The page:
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By Indra Sinha

Simon & Schuster,

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374 pages, $19.99

In December, 1984, when poison gas leaked from a pesticide factory owned by the Union Carbide Corp. in Bhopal, India, its people awoke to a living nightmare that would last many lifetimes. The result was instant death for almost 3,000, and over the years the number of dead has increased to 15,000. But the thousands who died are perhaps luckier than the ones who are alive today, because the poison continues to infect the living. Even the unborn were not spared: Baby after Bhopal baby has come into the world deformed. Twenty-three years later, justice has still not been done.

This is the inspiration for Indra Sinha's Man Booker Prize short-listed novel, Animal's People. Bhopal has been replaced by the city of Khaufpur, and the corporation that owns the factory is simply called the "Kampani." The poisonous gases may have silenced many, but Khaufpur has not lost its voice. And what a voice it is: fiery, raging, ludicrous and ultimately hilarious. It emerges from the mouth of a young man named Animal, whose twisted body forces him to walk on all fours. He has eaten dry bits of skin when he was hungry, and has sold blood for food.

Animal has no recollection of the days before the tragedy, when he used to walk upright like everyone else. "It's not like the news is a comfort to me," he says. "Is it kind to remind a blind man that he could once see? The priests who whisper magic in the ears of corpses, they're not saying, 'Cheer up, you used to be alive.' No one leans down and tenderly reassures the turd lying in the dust, 'You still resemble the kebab you once were.' "

Animal has no time for self-pity, but he has all eternity for self-loathing. His own shadow haunts him, makes him feel "raw disgust." Even though he constantly insists that he is not human, he hopes that one day he will walk straight and can leave his "crooked shadow behind." That is his only dream. That, and an overwhelming desire to get laid. "Well, at least one part of me can stand upright," he jokes. It is this bawdiness that makes Animal an engaging narrator.

Animal's existence is simple: He lives among the charred remains of the factory that is responsible for his deformity, scavenges for food and plays small parts in begging scams, until an American doctor named Elli Barber shows up in Khaufpur. Her free medical clinic fills his heart with hope, and her figure-hugging jeans send his hormones raging.

It may be Elli Barber who sends Animal's reproductive organs into a tizzy, but his heart belongs to someone else, a young woman named Nisha, who lost her mother in the tragedy and is fierce in her fight against the Kampani. The competition for the heart of Nisha, between Animal and Zafar, a local activist, reaches comedic proportions when Animal poisons Zafar's tea and sends him to diarrhea hell, almost killing him. In a town full of poisons, Animal is not afraid to use more, and his irreverence makes the reader chuckle. He will do anything to prevent Nisha from marrying Zafar.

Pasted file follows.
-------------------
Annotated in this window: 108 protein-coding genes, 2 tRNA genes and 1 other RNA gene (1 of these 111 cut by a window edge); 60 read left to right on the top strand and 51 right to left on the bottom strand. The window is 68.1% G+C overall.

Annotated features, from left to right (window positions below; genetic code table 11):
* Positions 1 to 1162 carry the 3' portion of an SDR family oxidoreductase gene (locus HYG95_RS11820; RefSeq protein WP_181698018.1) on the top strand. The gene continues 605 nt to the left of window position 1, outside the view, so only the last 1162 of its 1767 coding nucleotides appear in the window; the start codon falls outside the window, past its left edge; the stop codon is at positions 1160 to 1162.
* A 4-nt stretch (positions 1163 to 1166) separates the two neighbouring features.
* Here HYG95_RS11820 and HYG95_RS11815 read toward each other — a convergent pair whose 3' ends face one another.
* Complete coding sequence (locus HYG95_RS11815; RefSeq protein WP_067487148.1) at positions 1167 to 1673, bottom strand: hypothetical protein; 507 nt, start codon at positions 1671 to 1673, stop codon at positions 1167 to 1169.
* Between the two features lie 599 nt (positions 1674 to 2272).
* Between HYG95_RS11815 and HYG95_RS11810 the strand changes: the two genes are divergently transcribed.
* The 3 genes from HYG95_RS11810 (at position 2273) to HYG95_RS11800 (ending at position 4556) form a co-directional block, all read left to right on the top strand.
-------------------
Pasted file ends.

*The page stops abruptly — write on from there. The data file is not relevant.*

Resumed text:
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For Animal, the whole world is a cage. Even though he is free to roam anywhere in the city of Khaufpur (he even clambers up trees like a monkey to spy on a naked Elli), no matter where he goes, he is trapped by the fact that the world sees him as a creature on all fours. Over the course of the novel, he learns to break out from this cage. As Animal's personality becomes more and more human, he betrays, he hates, he hopes, he curses, he rages - and, finally, he allows himself to be loved.

There are a couple of questionable choices made by Indra Sinha. Animal tells us that he is not human far too often, and when he hears voices in his head and converses with fetuses, these magic-realist devices do not enhance an already powerful voice.

Even the end of the novel could have been simpler. Sinha tries unnecessarily to lift the novel out of reality to a higher plane, but a simpler, more realistic approach might have worked better. Animal returns to the jungle, a turn of events that is symbolic in itself; it requires neither hallucination nor poetry.

But these are minor quibbles in an otherwise beautiful work. From one of the worst industrial accidents in history has emerged one of the year's best books. Haunting in its images, poetic in its voice and surprisingly comic in its vision, Animal's People delivers beauty from the mouth of a beast.

Anosh Irani is the author of The Cripple and His Talismans and The Song of Kahunsha, which was chosen for CBC's Canada Reads 2007 and was nominated for the Ethel Wilson Fiction Prize.

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